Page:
South Africa’s health department expects to finalize accords to buy millions of additional coronavirus vaccines within about a month and has agreed on an expedited payment process with the National Treasury to avoid delivery delays.
President Cyril Ramaphosa said this week that his administration had secured 20 million vaccine doses this year, without giving any detail on who would supply them or what they would cost. His announcement came days after the government struck a deal for an initial 1.5 million doses of a vaccine developed by AstraZeneca Plc and the University of Oxford from The Serum Institute of India Ltd., with first shipments set to arrive this month.
The 20 million doses will include a previously announced allocation from the World Health Organization’s Covax initiative that will be sufficient to inoculate 6 million people, but excludes those from the Serum Institute, said Anban Pillay, deputy director-general in the health department.
The additional vaccines “have been procured from an agreement perspective, we have signed off on that,” but details can’t be revealed at this stage, he said in an interview. “I think we will probably close all the deals in the next month or so because companies are now booking their supplies for quarter two to four.”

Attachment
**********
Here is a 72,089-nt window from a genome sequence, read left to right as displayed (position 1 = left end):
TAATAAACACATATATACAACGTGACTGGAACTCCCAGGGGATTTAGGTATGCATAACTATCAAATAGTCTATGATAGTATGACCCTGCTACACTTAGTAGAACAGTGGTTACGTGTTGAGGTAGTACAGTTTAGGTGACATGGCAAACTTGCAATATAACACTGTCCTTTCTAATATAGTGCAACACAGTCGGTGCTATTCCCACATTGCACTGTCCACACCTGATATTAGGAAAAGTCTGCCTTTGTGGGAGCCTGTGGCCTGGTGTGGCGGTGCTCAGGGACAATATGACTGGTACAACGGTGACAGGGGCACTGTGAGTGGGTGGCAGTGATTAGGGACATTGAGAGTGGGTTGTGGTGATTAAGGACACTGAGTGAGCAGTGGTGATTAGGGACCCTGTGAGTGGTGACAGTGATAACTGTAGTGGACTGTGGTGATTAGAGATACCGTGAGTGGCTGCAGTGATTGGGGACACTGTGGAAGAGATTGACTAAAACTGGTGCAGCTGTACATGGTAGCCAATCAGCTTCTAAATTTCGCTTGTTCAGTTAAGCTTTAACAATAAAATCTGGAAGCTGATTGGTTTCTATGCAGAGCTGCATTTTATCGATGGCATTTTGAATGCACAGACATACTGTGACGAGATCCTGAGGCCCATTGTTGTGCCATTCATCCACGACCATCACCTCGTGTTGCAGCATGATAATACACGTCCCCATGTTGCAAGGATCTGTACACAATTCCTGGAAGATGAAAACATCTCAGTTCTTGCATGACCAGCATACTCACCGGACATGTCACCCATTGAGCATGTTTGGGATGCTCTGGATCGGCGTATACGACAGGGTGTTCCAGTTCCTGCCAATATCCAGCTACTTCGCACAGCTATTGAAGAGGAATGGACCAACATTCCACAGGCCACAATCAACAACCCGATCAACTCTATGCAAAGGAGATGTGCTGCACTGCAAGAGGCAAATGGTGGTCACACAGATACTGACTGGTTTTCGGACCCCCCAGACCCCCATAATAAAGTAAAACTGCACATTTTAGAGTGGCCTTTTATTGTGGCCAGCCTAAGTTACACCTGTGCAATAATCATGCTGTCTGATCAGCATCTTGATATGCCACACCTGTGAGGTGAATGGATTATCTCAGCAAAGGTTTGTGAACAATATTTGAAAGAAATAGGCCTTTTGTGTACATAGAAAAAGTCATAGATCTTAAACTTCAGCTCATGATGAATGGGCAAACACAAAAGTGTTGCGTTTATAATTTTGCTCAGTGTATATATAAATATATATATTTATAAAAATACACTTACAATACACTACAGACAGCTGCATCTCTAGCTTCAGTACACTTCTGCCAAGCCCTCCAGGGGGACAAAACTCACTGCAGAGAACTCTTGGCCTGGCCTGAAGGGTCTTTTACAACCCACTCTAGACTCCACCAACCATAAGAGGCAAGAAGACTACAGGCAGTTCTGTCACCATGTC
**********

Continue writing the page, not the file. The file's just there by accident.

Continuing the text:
The government has faced criticism from leading scientists, labour unions, and opposition parties for being slow off the mark in securing the vaccines. Forty-five countries have already collectively administered 32.4 million doses, data collated shows, with some nations pre-paying while the shots were still in development to secure early delivery.
Pillay denied the health department had been remiss and said the country is on track to meet its target of vaccinating two-thirds of the population of 60 million within 12 months, enabling it to achieve herd immunity.
“We were presented with vaccine candidates, and we didn’t know whether they would work, whether they would be safe and whether they would be delivered in January,” he said. “No one could give that guarantee. So how would we have reneged on our responsibility if we didn’t want to take a risk around that? It would be a different thing if they had said we would deliver this to you on this date and we turned them away.”
Pillay also rejected accusations that delays in the payment of a deposit to Covax last year had set back the vaccination program, saying the due process had to be followed with the Treasury and the facility had been notified.
“Covax has not released stock to any country,” he said. “The delay in the payment had no impact on the distribution.”